TLDR Daily Update 2019-09-25

WeWork CEO steps down, Amazon Care launch

Big Tech & Startups

Amazon launches Amazon Care, a virtual medical clinic for employees (4 minute read)

Amazon has launched a virtual health clinic with in-home follow-ups for Amazon employees and their families in Seattle. The Amazon Care clinic will offer a combination of telemedicine and in-person services. Employees and their families will be able to talk to a doctor or nurse using an app, and a nurse will be dispatched to their home if a follow-up is required. Prescriptions will be available via the app. Amazon will not have knowledge of employees' health conditions.

WeWork CEO Adam Neumann to step down and retain chairman role (3 minute read)

WeWork CEO Adam Neumann has announced that he will step down after issues with governance and valuation prevented the company from going public. Neumann will remain a non-executive chairman and the CEO role will be split between Sebastian Gunningham and Artie Minson. WeWork still plans to go public this year. Neumann will no longer have majority voting control. SoftBank chairman Masayoshi Son led the charge to remove Neumann due to long term disagreements. WeWork executives have been considering cost reduction measures which may include laying off a third of WeWork's employees as well as closing ancillary businesses.
Science & Futuristic Technology

Facebook acquires neural interface startup CTRL-Labs for its mind-reading wristband (3 minute read)

Facebook has acquired CTRL-Labs, a neural interface startup that makes a wristband capable of translating electrical signals from the brain into computer input. The deal is the most substantial acquisition Facebook has made since acquiring Oculus VR. CTRL-Labs' wristband will allow for the development of new ways of interacting with machines. The acquisition of CTRL-Labs represents Facebook's commitment to futuristic tech. It has recently been revealed that Facebook is designing two different models of AR glasses which are prime candidates for CTRL-Labs' interface technology.

Boston Dynamics’ Spot is leaving the laboratory (4 minute read)

Boston Dynamics will be releasing its Spot robot to companies who have good uses for it. Spot is able to go where you tell it, avoid obstacles, and keep its balance under extreme circumstances. It can carry up to four hardware modules on its back, so companies can swap in whatever skills the robot needs for its jobs. Boston Dynamics is focusing on uses in closed and controlled spaces. The company has stated that they are not interested in Spot being used as a weapon. Spot's model of the world is pretty shallow, consisting mostly of obstacles, footholds, and preprogrammed routes. It is not designed to interact with humans. Academic roboticists usually develop human-robot interaction skills early in development as it is harder to retrofit human interaction into existing systems, so Spot's inability to interact with human beings remains a major question mark for the project's future.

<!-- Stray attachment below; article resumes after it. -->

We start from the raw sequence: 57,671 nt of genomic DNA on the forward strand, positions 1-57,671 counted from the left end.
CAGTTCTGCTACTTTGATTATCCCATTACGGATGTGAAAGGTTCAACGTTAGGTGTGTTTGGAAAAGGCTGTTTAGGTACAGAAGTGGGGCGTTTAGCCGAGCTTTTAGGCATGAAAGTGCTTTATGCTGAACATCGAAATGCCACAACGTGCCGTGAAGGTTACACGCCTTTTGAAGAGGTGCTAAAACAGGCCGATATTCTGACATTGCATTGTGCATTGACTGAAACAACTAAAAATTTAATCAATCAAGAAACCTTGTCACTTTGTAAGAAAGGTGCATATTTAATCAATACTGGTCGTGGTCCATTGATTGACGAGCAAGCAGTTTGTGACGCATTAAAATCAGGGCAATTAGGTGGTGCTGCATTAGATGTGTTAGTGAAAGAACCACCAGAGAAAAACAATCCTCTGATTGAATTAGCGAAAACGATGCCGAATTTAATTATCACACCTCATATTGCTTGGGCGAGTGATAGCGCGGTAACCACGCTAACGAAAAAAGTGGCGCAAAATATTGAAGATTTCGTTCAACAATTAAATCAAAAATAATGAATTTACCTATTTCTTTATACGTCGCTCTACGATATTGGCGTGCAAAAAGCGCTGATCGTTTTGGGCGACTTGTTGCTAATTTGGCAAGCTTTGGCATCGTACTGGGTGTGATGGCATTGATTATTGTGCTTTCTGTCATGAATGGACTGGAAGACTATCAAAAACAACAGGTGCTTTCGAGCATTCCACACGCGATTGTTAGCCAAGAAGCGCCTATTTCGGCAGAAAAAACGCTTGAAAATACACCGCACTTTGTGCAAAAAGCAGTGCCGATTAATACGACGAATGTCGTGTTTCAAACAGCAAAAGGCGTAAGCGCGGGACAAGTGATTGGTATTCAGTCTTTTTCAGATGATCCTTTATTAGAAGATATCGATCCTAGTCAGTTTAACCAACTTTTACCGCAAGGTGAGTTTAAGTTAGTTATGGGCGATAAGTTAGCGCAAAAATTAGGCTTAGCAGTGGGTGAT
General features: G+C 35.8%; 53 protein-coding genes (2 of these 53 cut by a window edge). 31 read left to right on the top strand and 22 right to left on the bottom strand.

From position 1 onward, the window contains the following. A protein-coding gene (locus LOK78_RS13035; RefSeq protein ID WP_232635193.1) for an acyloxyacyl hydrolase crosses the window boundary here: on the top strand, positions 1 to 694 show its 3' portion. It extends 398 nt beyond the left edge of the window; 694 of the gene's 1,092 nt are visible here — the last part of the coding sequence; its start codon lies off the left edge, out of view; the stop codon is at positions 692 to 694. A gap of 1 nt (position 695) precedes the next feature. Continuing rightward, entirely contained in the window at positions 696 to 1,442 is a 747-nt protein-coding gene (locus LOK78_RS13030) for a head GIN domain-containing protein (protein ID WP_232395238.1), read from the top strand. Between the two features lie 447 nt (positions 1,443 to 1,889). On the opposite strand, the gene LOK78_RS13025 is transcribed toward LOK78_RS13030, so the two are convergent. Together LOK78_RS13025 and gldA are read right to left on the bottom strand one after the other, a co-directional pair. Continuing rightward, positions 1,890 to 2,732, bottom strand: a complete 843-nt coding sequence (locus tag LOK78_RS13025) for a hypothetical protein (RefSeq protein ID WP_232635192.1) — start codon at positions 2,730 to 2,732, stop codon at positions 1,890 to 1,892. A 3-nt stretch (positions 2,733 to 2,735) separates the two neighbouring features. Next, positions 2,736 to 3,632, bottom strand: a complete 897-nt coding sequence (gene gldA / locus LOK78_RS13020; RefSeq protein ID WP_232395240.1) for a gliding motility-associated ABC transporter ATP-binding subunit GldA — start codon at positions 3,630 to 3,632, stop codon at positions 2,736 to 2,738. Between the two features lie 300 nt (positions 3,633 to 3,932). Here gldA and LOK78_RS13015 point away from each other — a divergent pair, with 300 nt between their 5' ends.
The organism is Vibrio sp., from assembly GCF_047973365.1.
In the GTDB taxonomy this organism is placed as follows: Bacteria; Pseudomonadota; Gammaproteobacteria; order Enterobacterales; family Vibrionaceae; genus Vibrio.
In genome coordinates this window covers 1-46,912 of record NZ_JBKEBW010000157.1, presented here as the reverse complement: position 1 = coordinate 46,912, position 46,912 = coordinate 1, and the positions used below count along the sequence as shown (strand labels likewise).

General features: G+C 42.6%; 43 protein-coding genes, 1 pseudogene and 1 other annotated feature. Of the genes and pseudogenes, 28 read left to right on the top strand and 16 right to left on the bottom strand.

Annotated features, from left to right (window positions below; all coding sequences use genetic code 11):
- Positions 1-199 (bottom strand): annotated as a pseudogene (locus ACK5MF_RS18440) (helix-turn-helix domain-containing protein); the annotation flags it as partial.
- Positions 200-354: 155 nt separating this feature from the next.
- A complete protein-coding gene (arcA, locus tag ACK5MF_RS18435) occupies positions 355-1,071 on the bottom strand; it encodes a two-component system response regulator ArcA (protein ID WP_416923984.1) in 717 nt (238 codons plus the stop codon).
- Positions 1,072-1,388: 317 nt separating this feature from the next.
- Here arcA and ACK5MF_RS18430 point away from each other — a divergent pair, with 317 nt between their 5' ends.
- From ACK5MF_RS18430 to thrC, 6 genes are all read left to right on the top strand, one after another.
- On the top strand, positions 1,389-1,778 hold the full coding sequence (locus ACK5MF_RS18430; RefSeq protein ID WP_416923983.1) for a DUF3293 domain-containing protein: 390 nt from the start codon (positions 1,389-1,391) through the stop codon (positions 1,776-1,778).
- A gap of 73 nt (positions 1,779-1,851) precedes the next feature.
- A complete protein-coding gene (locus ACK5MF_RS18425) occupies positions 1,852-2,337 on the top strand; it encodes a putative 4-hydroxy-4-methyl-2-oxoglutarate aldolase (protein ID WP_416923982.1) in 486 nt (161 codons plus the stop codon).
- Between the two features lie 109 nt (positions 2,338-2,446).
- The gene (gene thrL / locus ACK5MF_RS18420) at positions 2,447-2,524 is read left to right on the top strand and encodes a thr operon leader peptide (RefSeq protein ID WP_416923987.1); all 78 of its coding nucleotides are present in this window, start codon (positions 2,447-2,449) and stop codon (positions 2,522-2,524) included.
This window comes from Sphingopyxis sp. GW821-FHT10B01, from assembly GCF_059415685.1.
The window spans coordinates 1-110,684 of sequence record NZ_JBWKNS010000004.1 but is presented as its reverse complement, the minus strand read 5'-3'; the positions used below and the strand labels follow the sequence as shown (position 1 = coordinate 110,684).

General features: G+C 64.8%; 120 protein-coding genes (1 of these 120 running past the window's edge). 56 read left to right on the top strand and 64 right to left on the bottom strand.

Programming, Design & Data Science

navi (GitHub Repo)

navi is an interactive cheatsheet tool for the command line. Users can browse through cheatsheets and execute commands, with prompts for argument values. The project aims to improve terminal usage as a whole by making commands easier to find, run, and share. Users can create custom cheatsheets.

Cascadia Code (GitHub Repo)

This repository contains the source code for Cascadia Code. There are instructions for modifying the font. Glyphs is required for modifying the font on Mac and Microsoft VTT and FontTools is required for modifying the font on Windows.

Google Contractors Officially Vote to Unionize (6 minute read)

Google contract workers employed by HCL America voted to unionize with the United Steel Workers, organizing under the name Pittsburg Association of Tech Professionals. HCL has been active in discouraging contractors from unionizing. Google has stated that it will continue to partner with HCL. Many HCL employees are concerned that they are paid less than Google staffers and receive fewer benefits, with almost no job security, despite completing similar work. Contracted workers are usually unable to discuss their work or pay. There have been more instances of tech workers supporting unionization within the last year.

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